The Reason God Created Angels – Mortimer J. AdlerJune 16, 2011
Any argument, scientific or philosophical, that attempts to establish the existence of something that is not immediately evident to sense perception must take the form of positing the existence of a cause that is needed to explain observed phenomena or to explain the existence of something that is already known to exist.
The only justification for affirming the existence of something unperceived and, perhaps, imperceptible is that whatever it is that needs to be explained cannot be explained in any other way. This is the sound rule laid down by William of Ockham in the fourteenth century and it has been followed ever since by careful, cautious scientists and philosophers.
The reasoning of nuclear physicists concerning the existence of certain elementary particles that are intrinsically imperceptible takes this form. So, too, does a valid argument for the existence of God.
No similar form of argument is available with regard to the existence of angels. There are no observed phenomena (excluding, of course, experiences reported in Sacred Scriptures) that cannot be explained unless we affirm that angels exist and engage in certain causal actions. Nothing known by us to exist has an existence that is inexplicable unless it is understood as an effect of angelic action.
What is often miscalled an argument for the existence of angels amounts to nothing more than an effort to explain why God included them in his creation of the universe. Why, in addition to creating the whole physical cosmos and all the corporeal things that constitute it, did God also create a realm of purely spiritual beings — intelligences or minds without bodies?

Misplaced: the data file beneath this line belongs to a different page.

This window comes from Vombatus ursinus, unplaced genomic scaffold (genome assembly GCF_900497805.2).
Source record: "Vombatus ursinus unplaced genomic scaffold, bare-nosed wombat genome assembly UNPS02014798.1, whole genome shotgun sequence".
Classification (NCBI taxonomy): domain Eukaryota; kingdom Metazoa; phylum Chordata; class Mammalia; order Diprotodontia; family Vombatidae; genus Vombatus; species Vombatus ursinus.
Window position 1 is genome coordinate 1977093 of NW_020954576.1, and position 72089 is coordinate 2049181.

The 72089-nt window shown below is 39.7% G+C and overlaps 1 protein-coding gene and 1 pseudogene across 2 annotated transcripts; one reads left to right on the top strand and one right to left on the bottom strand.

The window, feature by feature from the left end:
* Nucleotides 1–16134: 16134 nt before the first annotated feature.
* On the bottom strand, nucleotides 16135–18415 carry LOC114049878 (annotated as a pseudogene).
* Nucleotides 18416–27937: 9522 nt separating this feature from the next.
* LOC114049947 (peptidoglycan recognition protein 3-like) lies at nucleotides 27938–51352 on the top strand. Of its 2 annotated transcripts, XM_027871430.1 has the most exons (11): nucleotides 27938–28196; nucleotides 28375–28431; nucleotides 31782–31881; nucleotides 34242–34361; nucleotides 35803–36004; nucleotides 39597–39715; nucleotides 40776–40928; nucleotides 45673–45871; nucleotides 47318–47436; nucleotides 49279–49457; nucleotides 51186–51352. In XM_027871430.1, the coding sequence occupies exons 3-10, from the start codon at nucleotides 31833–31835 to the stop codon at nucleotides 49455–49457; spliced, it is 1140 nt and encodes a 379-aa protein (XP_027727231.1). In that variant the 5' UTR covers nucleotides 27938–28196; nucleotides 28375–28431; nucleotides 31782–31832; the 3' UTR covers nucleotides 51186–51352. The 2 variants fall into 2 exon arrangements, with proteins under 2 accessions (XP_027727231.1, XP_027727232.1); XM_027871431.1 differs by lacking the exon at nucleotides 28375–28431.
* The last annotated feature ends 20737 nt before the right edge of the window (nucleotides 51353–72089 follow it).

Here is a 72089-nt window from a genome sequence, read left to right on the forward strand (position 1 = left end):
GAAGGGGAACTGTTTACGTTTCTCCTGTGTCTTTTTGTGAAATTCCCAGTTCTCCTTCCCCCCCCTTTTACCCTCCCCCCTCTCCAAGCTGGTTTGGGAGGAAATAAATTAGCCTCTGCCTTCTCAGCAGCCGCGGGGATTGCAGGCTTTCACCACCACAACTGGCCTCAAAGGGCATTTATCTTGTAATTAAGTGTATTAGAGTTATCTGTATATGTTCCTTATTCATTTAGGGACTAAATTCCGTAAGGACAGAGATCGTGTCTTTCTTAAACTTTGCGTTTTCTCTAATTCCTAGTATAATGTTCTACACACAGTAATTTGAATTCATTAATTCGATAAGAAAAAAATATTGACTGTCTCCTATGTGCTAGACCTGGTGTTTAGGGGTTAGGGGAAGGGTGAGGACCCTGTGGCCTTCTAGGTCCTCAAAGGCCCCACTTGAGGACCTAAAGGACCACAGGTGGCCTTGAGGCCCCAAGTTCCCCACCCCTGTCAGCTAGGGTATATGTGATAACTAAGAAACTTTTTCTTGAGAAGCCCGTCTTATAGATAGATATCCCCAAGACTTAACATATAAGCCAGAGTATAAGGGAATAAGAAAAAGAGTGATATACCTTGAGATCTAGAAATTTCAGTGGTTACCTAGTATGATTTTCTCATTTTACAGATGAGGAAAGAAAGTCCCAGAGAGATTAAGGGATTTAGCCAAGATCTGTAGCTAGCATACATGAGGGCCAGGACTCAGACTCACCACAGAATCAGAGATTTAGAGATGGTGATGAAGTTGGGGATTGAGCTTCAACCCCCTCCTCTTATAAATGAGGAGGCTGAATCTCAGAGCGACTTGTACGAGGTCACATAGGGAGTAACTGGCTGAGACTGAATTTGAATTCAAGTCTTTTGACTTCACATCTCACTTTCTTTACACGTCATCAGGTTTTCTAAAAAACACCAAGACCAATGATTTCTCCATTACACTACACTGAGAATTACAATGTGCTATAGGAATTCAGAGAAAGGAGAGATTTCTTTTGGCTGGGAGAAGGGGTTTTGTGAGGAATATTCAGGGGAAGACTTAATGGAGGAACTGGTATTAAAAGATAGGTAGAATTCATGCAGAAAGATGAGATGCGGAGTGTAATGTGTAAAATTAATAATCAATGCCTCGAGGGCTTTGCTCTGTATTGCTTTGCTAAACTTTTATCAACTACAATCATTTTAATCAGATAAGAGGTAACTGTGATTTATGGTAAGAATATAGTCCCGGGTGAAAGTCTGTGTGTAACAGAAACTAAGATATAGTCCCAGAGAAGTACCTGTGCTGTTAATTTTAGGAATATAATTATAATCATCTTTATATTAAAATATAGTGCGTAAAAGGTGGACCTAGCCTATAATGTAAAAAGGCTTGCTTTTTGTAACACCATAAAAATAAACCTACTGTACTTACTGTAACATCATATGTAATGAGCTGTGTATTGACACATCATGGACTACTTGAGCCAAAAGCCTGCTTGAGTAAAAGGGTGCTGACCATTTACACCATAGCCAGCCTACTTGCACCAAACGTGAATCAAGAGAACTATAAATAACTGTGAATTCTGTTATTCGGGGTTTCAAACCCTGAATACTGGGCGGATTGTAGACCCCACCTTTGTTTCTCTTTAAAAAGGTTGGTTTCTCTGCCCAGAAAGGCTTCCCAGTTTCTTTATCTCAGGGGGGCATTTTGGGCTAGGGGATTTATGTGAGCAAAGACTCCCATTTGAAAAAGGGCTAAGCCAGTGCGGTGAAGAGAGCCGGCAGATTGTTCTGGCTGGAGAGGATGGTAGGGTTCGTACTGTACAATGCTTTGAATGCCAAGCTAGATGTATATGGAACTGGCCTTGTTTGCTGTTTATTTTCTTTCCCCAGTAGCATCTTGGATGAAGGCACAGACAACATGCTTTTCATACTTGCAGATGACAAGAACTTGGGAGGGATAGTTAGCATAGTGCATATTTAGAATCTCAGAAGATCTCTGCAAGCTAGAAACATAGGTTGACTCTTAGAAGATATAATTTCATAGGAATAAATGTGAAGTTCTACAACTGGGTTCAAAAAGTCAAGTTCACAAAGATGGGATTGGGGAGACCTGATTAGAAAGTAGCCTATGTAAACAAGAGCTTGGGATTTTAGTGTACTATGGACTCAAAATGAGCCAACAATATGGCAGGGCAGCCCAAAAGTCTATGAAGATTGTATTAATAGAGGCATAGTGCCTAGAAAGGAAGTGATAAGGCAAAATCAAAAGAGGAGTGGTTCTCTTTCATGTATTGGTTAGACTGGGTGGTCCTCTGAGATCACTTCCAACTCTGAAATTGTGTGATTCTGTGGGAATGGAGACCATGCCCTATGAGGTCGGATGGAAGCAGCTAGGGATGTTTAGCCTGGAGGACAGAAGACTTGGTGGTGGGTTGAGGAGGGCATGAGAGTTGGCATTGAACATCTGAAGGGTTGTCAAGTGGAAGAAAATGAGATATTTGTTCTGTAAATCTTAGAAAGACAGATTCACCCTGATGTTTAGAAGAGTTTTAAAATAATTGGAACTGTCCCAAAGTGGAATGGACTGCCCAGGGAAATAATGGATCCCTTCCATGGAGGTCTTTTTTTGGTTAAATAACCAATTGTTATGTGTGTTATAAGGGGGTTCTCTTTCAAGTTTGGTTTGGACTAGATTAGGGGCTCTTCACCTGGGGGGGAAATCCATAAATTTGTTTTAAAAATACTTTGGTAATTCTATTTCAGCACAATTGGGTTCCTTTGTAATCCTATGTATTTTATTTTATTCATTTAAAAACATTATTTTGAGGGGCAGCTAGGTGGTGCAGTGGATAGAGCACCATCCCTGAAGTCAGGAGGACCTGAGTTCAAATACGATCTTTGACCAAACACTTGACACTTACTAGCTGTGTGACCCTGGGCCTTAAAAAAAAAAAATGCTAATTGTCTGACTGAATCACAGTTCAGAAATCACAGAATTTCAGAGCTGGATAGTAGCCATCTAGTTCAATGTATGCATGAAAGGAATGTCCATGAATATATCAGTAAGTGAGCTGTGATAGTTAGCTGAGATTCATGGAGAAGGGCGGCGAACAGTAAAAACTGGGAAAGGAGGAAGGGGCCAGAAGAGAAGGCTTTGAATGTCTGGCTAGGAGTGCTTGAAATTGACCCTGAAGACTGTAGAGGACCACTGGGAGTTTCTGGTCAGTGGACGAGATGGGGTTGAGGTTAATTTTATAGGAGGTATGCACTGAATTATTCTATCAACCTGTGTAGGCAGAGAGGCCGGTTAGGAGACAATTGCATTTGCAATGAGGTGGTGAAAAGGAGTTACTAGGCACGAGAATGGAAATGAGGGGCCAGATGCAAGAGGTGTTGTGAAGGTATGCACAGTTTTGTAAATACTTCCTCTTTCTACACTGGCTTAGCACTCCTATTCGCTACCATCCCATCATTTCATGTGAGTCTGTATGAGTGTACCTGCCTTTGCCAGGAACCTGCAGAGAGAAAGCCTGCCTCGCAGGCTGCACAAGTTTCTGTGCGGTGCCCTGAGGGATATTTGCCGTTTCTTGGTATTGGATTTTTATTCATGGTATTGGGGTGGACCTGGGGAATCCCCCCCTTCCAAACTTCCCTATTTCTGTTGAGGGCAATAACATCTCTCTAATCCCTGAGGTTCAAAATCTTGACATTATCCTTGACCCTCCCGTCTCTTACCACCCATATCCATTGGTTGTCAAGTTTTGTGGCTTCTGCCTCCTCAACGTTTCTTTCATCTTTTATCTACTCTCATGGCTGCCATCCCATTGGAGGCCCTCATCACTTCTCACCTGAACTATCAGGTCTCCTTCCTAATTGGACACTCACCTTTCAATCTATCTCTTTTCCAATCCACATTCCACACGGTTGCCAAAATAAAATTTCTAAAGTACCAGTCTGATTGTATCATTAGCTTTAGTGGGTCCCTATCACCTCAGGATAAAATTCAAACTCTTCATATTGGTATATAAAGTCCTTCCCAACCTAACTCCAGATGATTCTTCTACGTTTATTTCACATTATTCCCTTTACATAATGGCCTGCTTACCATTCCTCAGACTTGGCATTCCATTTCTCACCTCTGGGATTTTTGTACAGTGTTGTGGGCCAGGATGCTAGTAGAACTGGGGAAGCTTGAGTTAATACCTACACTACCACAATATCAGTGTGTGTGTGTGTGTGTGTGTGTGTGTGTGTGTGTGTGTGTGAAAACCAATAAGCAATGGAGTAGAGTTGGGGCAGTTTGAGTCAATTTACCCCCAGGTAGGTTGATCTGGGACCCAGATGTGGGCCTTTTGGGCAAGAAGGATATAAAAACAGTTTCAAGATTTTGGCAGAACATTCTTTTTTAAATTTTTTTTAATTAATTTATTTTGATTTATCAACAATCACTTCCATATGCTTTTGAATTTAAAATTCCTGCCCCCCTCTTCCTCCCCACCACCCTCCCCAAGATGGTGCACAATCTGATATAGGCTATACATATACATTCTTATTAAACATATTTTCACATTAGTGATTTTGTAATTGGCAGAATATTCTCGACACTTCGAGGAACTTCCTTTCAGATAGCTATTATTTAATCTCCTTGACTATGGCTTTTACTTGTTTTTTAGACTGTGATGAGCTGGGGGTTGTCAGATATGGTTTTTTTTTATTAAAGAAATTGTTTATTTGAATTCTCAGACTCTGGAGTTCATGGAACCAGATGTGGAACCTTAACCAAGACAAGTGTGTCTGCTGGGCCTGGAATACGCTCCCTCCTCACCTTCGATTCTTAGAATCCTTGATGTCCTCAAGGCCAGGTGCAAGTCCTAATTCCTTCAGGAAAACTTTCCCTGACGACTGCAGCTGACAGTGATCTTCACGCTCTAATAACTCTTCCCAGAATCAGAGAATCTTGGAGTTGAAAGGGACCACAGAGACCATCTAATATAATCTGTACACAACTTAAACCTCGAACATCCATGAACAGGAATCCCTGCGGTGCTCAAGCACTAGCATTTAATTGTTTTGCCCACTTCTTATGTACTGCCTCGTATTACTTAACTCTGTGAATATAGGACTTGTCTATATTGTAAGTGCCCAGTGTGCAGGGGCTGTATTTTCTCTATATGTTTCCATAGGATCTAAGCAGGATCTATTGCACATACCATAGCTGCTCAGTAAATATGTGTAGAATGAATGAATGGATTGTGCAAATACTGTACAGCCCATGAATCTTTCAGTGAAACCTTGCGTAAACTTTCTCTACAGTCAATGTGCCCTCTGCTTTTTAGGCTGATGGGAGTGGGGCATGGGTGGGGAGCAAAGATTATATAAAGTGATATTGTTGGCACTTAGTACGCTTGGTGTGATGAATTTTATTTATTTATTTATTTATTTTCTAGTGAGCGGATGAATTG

If rational reflection can provide the explanation, it not only enhances the religious belief in angels by rendering it intelligible. It also defends such a belief as reasonable against those who scoff at it as absurd or preposterous.
The explanation advanced by Thomas Aquinas rests on a single insight. In his Treatise on Angels in the Summa Theologica, answering the question whether there are entirely spiritual or incorporeal creatures, Aquinas asserts that “the universe would be incomplete without [them].”
In another treatise on the same subject, Aquinas further explains that the reason why God created angels is “the perfection of the universe.” To have perfection, “it must not lack any nature that can possibly exist.”
Aquinas then adds a second reason. The perfection of the universe not only requires the existence of every kind of thing that is possible. It also requires an orderly arrangement of the things that constitute the aggregate of created substances.
An orderly arrangement would not be present if there were unfilled gaps in the scale of beings. “At the topmost summit of things there is a being which is in every way simple and one; namely, God.” Therefore, Aquinas argues, corporeal things cannot be “located immediately below God, for they are composite and divisible.” That is why “one must posit many intermediates, through which we must come down from the highest point of the Divine simplicity to corporeal multiplicity.”
Angels, being incorporeal and, therefore, having the simplicity that belongs to anything indivisible, occupy places in the scale of beings between God and man. This completes the picture.
The orderly arrangement that Aquinas thinks must characterize any universe created by God involves an ascending scale of beings from
(1) inanimate and mindless physical things to
(2) living beings without minds, and
(3) minds that are somehow associated with animate bodies, and from them to
(4) spiritual beings — minds without bodies.